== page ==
Indigenous artists, mental health supports among latest wave of Epcor's Heart + Soul Fund recipients

“Edmonton’s arts, culture and charitable organizations are the heart and soul of our community, and we are proud to continue to support them in delivering important programming this summer, as we rebound from the COVID-19 pandemic"

 

 

Five local organizations focused on arts, culture and mental health supports will share $100,000 from EPCOR’s Heart + Soul Fund to help deliver programming this summer. Funding is part of EPCOR’s commitment to help Edmonton’s arts, culture and charity sectors bounce back from the COVID-19 pandemic.

This significant community investment comes from the $1 million EPCOR earmarked for its Heart + Soul Fund in 2021. Recipients for this round of funding include: the Fort Edmonton Management Company, Citadel Theatre, Dreamspeakers Festival Society, the Film and Video Arts Society of Alberta and the Mental Health Foundation.

With this latest wave of grant support from EPCOR’s Heart + Soul Fund, one of the recipients is the Fort Edmonton Management Company. The funding will help support the creation of Indigenous-focused workshops and educational programs this summer as part of its new Indigenous Peoples Experience.

 

We are excited to launch to the public our Indigenous Perspectives workshops,” said Darren Dalgleish, President and CEO of Fort Edmonton Management Company. “Partnering with Indigenous businesses is an extension of our existing relations with the Confederacy of Treaty Six First Nations and the Metis Nation of Alberta Region Four. We want to bring fun, engaging, immersive and totally authentic experiences to our guests and we want to continue to bring light to Indigenous narratives, customs and traditions. EPCOR’s support through the Heart + Soul Fund will help us, and the Indigenous businesses we partner with, bring this program to life.”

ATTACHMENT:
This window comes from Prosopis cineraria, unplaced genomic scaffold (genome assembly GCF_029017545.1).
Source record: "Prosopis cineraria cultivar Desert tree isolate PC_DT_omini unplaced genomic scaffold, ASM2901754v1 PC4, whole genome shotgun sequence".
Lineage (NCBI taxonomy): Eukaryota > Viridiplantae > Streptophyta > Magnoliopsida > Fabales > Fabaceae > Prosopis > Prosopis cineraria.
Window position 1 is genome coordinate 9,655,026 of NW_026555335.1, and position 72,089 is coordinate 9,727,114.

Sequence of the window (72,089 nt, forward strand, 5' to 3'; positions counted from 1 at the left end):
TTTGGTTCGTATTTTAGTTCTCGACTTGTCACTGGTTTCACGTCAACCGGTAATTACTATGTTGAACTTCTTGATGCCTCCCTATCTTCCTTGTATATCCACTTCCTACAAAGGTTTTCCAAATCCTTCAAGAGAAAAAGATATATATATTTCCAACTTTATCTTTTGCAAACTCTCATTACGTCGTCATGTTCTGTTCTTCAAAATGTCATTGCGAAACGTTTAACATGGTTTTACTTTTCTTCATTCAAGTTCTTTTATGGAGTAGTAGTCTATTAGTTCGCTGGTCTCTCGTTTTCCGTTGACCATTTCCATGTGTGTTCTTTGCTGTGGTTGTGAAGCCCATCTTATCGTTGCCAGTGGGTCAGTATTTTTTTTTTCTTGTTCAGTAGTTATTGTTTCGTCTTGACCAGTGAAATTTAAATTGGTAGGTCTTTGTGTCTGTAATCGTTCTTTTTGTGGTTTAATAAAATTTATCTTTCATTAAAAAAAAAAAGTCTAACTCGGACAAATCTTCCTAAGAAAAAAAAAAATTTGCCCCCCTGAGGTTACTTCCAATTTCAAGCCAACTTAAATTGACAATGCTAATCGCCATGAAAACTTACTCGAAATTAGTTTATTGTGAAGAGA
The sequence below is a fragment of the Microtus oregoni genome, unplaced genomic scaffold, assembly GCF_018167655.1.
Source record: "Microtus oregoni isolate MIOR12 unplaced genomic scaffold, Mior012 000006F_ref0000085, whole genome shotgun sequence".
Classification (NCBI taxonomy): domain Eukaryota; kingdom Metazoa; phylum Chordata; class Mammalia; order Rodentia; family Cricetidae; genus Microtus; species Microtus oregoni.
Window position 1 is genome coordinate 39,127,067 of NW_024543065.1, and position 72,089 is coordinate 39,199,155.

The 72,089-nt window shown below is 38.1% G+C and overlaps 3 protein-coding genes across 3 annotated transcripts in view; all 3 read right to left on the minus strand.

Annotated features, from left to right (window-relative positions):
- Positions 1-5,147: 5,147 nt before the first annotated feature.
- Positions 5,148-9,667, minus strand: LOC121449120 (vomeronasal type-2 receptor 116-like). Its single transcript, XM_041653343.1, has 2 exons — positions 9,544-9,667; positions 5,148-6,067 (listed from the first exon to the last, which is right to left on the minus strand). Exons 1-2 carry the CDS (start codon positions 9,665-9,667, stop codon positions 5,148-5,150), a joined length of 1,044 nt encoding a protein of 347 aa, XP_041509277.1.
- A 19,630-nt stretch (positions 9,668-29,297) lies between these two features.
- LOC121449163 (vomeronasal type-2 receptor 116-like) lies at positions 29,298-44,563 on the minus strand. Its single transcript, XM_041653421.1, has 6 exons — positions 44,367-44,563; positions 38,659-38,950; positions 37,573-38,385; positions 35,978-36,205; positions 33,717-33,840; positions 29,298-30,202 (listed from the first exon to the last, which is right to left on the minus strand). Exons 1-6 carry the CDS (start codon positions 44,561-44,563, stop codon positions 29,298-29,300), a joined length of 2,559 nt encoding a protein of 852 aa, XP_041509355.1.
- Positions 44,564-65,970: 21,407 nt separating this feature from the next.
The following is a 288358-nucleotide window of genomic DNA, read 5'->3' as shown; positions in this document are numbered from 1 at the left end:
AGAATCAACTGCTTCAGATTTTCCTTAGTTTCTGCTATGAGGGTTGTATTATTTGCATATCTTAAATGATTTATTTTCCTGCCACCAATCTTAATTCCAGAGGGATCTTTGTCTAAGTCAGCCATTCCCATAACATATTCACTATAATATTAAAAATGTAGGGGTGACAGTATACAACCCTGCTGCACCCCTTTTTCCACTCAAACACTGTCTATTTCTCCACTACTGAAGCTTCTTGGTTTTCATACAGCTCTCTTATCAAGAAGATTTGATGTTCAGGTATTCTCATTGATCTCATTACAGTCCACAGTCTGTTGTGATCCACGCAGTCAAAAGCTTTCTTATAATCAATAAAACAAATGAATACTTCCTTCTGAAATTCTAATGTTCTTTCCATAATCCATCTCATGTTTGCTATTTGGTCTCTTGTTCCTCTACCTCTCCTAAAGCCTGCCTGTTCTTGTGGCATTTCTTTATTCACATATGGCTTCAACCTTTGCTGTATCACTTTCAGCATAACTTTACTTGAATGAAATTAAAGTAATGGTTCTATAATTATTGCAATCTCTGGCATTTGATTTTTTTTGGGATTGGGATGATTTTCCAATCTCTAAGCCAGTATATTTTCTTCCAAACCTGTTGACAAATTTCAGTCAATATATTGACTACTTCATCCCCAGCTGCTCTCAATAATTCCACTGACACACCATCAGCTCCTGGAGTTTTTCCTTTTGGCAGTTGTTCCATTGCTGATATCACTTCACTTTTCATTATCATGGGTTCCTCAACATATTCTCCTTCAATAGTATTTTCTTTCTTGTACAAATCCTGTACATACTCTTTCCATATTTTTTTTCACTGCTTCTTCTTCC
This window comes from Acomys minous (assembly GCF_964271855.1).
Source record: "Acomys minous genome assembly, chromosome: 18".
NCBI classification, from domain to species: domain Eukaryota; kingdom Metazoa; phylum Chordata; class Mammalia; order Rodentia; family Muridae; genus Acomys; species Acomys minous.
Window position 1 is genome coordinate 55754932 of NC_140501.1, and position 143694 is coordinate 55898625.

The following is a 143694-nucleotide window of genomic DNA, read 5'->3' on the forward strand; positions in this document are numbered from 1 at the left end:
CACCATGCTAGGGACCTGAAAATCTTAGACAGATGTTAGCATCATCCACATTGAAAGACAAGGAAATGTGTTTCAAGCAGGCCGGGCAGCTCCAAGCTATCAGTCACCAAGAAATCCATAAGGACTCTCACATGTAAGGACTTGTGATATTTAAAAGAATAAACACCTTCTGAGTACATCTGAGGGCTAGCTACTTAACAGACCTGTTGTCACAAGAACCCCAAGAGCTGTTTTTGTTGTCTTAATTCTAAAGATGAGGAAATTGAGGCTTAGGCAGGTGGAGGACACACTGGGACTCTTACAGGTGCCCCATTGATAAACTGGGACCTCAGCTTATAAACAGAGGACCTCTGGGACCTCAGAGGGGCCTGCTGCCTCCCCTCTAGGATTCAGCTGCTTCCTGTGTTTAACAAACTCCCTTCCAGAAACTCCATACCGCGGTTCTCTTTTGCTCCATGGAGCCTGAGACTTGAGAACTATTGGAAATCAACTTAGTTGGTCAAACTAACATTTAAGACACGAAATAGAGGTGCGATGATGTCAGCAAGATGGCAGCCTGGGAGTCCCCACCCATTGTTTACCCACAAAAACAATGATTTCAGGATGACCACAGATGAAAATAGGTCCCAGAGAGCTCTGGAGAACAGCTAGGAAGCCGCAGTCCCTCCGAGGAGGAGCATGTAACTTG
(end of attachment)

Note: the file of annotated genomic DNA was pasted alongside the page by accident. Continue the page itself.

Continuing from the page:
EPCOR is also providing financial support to the Dreamspeakers Festival Society, a registered non-profit organization that produces an international film festival every year celebrating the work of Indigenous peoples in film, video and new media. Funding will support the creation of digital programming for the Rubaboo Arts Festival in September.

 

Art is a powerful medicine we need right now. Our Elders tell us art began as a participatory process embedded in our ceremonies meant to communicate our humanity to the Creator and to each other,” said Christine Sokaymoh Frederick, Executive Director, Dreamspeakers Festival Society. “EPCOR’s funding will support Indigenous artists and communities, while increasing access to cultural Knowledge Keepers for all.”

 

Funding is also being provided to support the following organizations and projects:

 Citadel Theatre – the Citadel is embarking on a reopening fundraising campaign to rehire staff to ready the theatre and support marketing efforts to reach out to audiences. EPCOR will provide matching funds.

 Film and Video Arts Society of Alberta - the society created Studio 19 in 2020, a mobile space designed to professionally record, live-edit and stream performances and online festivals for performing arts organizations. EPCOR funding will help cover operational costs.

 Mental Health Foundation – the foundation is holding its Heart to Heart and Breaking the Silence campaigns this month. These events encourage people to get outdoors, take part in daily webinar learning sessions and support urgent mental health needs. EPCOR funds are supporting wellness kits for participants, costs for the webinar series, and matching dollars of up to $20,000 for the Heart to Heart campaign, which runs until July 31.

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